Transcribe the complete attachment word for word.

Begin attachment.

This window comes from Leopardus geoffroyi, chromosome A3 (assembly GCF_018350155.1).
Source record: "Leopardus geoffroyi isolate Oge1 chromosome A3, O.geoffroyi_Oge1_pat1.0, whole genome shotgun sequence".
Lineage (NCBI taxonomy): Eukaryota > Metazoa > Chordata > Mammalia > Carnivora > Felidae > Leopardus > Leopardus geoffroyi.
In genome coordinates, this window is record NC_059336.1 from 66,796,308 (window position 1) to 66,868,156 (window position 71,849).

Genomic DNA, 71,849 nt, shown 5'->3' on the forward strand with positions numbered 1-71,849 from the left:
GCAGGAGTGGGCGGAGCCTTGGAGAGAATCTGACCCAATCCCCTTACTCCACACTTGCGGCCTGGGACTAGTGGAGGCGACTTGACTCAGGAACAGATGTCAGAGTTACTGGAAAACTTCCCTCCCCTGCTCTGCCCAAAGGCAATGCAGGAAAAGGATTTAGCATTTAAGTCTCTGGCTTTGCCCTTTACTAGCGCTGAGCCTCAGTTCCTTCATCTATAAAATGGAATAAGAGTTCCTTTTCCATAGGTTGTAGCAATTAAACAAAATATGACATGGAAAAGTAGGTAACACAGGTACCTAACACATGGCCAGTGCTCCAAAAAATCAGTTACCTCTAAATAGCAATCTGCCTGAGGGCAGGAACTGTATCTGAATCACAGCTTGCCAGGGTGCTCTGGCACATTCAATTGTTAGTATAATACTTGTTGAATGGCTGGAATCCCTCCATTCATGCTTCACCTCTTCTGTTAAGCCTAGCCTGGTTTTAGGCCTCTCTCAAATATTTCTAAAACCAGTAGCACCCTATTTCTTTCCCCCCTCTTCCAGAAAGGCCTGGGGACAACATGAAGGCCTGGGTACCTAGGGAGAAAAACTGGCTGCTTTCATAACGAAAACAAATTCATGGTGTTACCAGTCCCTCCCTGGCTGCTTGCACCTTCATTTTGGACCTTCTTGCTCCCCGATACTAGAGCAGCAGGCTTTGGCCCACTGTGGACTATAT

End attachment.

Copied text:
This window comes from Leopardus geoffroyi, chromosome A3 (assembly GCF_018350155.1).
Source record: "Leopardus geoffroyi isolate Oge1 chromosome A3, O.geoffroyi_Oge1_pat1.0, whole genome shotgun sequence".
Lineage (NCBI taxonomy): Eukaryota > Metazoa > Chordata > Mammalia > Carnivora > Felidae > Leopardus > Leopardus geoffroyi.
In genome coordinates, this window is record NC_059336.1 from 66,796,308 (window position 1) to 66,868,156 (window position 71,849).

Genomic DNA, 71,849 nt, shown 5'->3' on the forward strand with positions numbered 1-71,849 from the left:
GCAGGAGTGGGCGGAGCCTTGGAGAGAATCTGACCCAATCCCCTTACTCCACACTTGCGGCCTGGGACTAGTGGAGGCGACTTGACTCAGGAACAGATGTCAGAGTTACTGGAAAACTTCCCTCCCCTGCTCTGCCCAAAGGCAATGCAGGAAAAGGATTTAGCATTTAAGTCTCTGGCTTTGCCCTTTACTAGCGCTGAGCCTCAGTTCCTTCATCTATAAAATGGAATAAGAGTTCCTTTTCCATAGGTTGTAGCAATTAAACAAAATATGACATGGAAAAGTAGGTAACACAGGTACCTAACACATGGCCAGTGCTCCAAAAAATCAGTTACCTCTAAATAGCAATCTGCCTGAGGGCAGGAACTGTATCTGAATCACAGCTTGCCAGGGTGCTCTGGCACATTCAATTGTTAGTATAATACTTGTTGAATGGCTGGAATCCCTCCATTCATGCTTCACCTCTTCTGTTAAGCCTAGCCTGGTTTTAGGCCTCTCTCAAATATTTCTAAAACCAGTAGCACCCTATTTCTTTCCCCCCTCTTCCAGAAAGGCCTGGGGACAACATGAAGGCCTGGGTACCTAGGGAGAAAAACTGGCTGCTTTCATAACGAAAACAAATTCATGGTGTTACCAGTCCCTCCCTGGCTGCTTGCACCTTCATTTTGGACCTTCTTGCTCCCCGATACTAGAGCAGCAGGCTTTGGCCCACTGTGGACTATAT